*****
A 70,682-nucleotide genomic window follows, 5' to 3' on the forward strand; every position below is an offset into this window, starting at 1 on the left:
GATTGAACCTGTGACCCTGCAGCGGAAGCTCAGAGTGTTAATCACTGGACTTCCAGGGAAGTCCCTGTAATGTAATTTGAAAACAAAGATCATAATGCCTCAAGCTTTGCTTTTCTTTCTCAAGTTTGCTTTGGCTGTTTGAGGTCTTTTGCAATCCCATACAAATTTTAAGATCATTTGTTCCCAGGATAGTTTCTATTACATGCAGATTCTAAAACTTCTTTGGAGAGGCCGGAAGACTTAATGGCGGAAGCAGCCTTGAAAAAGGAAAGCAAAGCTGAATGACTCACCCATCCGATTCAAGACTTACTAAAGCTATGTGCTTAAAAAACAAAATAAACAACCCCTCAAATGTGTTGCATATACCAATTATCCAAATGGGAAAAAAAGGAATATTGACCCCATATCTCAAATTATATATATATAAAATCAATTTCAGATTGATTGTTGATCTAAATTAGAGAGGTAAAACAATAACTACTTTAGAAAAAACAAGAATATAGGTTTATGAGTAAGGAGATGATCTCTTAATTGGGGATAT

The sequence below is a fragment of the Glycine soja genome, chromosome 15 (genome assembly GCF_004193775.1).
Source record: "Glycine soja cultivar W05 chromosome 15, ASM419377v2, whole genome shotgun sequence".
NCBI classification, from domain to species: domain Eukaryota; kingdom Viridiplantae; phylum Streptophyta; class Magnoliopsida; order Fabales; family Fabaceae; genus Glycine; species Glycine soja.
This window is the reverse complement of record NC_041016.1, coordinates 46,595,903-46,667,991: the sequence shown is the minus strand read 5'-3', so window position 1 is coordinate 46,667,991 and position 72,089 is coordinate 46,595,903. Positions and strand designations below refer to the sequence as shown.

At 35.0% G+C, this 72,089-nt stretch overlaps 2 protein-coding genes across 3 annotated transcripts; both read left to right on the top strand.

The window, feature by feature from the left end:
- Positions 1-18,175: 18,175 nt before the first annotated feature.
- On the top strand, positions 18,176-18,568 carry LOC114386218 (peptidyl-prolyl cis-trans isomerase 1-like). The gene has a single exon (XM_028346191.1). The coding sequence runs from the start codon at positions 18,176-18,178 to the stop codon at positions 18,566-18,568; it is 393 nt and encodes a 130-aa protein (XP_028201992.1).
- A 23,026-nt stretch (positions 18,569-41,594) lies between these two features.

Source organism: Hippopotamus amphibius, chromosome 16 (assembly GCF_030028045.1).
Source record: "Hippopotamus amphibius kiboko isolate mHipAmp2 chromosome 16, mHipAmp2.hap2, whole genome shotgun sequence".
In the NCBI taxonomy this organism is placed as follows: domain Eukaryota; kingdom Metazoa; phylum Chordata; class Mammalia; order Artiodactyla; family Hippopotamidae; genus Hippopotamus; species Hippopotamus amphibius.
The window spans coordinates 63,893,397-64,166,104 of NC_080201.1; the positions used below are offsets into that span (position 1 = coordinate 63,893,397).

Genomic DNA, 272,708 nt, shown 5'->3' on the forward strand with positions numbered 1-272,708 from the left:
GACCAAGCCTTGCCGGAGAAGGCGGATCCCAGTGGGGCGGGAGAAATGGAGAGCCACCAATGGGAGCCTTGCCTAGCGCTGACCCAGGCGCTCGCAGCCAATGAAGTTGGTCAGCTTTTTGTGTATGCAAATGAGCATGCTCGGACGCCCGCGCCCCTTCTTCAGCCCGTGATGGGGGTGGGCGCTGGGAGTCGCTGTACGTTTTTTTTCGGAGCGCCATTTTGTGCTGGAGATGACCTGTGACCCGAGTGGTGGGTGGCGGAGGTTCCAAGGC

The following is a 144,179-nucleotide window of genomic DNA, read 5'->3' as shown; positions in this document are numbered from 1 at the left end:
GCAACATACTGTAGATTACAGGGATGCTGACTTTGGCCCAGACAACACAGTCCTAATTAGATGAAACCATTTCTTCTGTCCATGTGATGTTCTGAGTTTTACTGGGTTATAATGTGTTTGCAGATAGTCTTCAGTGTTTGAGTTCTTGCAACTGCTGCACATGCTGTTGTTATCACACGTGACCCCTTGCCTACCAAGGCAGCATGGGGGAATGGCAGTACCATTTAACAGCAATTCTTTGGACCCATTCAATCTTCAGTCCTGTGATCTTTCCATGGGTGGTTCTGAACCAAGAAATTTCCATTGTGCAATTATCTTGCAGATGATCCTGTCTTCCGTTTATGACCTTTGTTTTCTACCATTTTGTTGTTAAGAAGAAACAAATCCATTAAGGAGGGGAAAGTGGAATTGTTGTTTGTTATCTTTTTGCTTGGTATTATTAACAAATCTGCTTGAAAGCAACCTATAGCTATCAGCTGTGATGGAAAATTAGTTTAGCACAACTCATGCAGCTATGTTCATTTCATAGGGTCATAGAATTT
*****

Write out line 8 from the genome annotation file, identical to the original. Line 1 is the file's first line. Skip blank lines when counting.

The window, feature by feature from the left end: